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Sohel vs State on 17 May, 2017

S.B. Criminal Revision No. 558 / 2017
Sohel S/o Shri Chand Mohd., Minor, aged 15 years, by caste Chisti
Muslim, resident of Ward No.3, Namak Mazdoor Colony, Nawa City
Through His Natural Guardian Father, Chand Mohd S/o Peer Mohd.,
by Caste Chisti Muslim, Resident of Ward No. 3, Namak Mazdoor
Colony, Nawa City, Tehsil Nawa, Distict Nagaur.
(Lodged in Children Home, Nagaur)

The State of Rajasthan

For Petitioner : Mr. Mukhtar Khan.

For Respondent-State : Mr. L.R. Upadhyay, PP.

Petitioner-juvenile Sohel, through his guardian – father

Chand Mohd., has preferred this revision petition under Section

102 of the Juvenile Justice (Care and Protection of Children) Act,

2015 (for short, ‘JJ Act’) to assail impugned order dated 22 nd of

April 2017, passed by Additional Sessions Judge No.1, Nagaur (for

short, ‘learned appellate Court’) confirming order dated 17 th of

April 2017, passed by Principal Magistrate, Juvenile Justice Board,

Nagaur (for short, ‘learned Board’).

Succinctly stated, the facts of case are that a complaint

against petitioner-juvenile for offence under Section 377 IPC and

5/6 of POCSO Act came to be registered as FIR No.74/2017 at

Police Station Nawa, Nagaur. Thereafter, the juvenile was
(2 of 4)

produced before the learned Board and presently he is lodged in

Observation Home. At the behest of petitioner, an application

under Section 12 of the JJ Act was laid before learned Board,

Nagaur bail but the same was rejected vide order dated 17 th of

April 2017. Being aggrieved by the same, an appeal was

preferred before Addl. Sessions Judge No.1, Nagaur but that too

did not fructify to the advantage of petitioner-juvenile and the

learned appellate Court rejected the appeal.

It is argued by learned counsel that looking to the age of

petitioner, who is a child in conflict with law, benevolent view is

desirable in the matter of grant of bail for facilitating his

reformation. Learned counsel has further urged that both the

Courts below have not examined the afflictions of child, in conflict

with law, in right perspective, and therefore, interference in

exercise of revisional jurisdiction is warranted. Lastly learned

counsel would contend that in absence of direct evidence against

the juvenile for commission of alleged offences it is clear case of

false implication.

Per contra, learned Public Prosecutor has vehemently

opposed the revision petition. Learned Public Prosecutor would

contend that looking to the gravity and magnitude of the offence

attributed to the juvenile, it is not desirable to exercise revisional

jurisdiction for enlarging him on bail.

A report dated 03.04.2017 sent by Govt. Communication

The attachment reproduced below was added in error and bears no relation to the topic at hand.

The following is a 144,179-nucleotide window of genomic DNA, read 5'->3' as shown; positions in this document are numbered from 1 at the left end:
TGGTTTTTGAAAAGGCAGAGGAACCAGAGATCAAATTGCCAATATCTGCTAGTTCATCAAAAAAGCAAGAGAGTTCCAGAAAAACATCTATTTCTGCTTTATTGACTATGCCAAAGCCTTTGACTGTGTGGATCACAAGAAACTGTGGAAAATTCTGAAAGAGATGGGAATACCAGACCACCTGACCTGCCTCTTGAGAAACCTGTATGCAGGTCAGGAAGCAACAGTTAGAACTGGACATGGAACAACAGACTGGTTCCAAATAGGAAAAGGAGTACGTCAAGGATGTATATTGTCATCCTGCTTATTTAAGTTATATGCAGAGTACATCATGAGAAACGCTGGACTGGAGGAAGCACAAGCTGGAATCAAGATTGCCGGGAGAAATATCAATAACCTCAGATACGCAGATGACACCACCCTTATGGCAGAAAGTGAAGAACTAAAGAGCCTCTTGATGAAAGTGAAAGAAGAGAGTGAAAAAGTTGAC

Kishore Home, Child Empowerment Department, Nagaur is

produced before this Court by learned Public Prosecutor showing

conduct of the petitioner. As per the report, conduct and
(3 of 4)

behaviour of the petitioner is normal. The social status of

juvenile’s family is also shown to be BPL.

I have heard learned counsel for the petitioner and learned

Public Prosecutor, and perused the impugned orders as well as

materials available on record.

The JJ Act confers power upon the State to make special

provision for children by invoking Article 15 of the Constitution of

India. Article 39(e), (f), 45 47 further make the State

responsible for ensuring that all needs of children are met and

their basic human rights are protected. While it is true that a

child, who is in conflict with law, being charged for heinous offence

can be tried as a general accused after holding preliminary inquiry

under Section 15 of the JJ Act, but then, while considering the bail

plea of the juvenile, the Courts are expected to adopt a pragmatic

approach rather than purely idealistic and pedantic approach. As

the basic object of JJ Act is to protect human rights of children and

provide them congenial atmosphere for reformation, therefore, in

the matter of grant of bail, a liberal approach is the need of hour.

True it is that petitioner-juvenile is charged for offence under

Section 377 IPC 5/6 of POCSO Act, but then looking to his

tender age, report dated 03.04.2017 and mitigating

circumstances, in my considered opinion, both the Courts below

have seriously erred in declining to exercise discretion in his

favour for grant of bail.

Accordingly, I feel persuaded to exercise revisional

jurisdiction in the matter to upset both the impugned orders

passed by learned Courts below. In the backdrop of facts and
(4 of 4)

circumstances of the instant case, impugned orders suffer from

the vice of impropriety and, therefore, merits interference in

exercise of revisional jurisdiction.

Resultantly both the impugned orders are hereby quashed

and set aside and the revision petition is allowed. As a

consequence thereof, petitioner-juvenile, Sohel S/o Shri Chand

Mohd., is ordered to be released on bail provided requisite bail

bond is furnished by his guardian – father Chand Mohd. in a sum

of Rs.25,000/- with two sureties of like amount to the satisfaction

of Juvenile Justice Board, Nagaur with further stipulation that he

shall make sincere endeavour to present juvenile (petitioner)

before the Board on each and every date of hearing and as and

when he is called.



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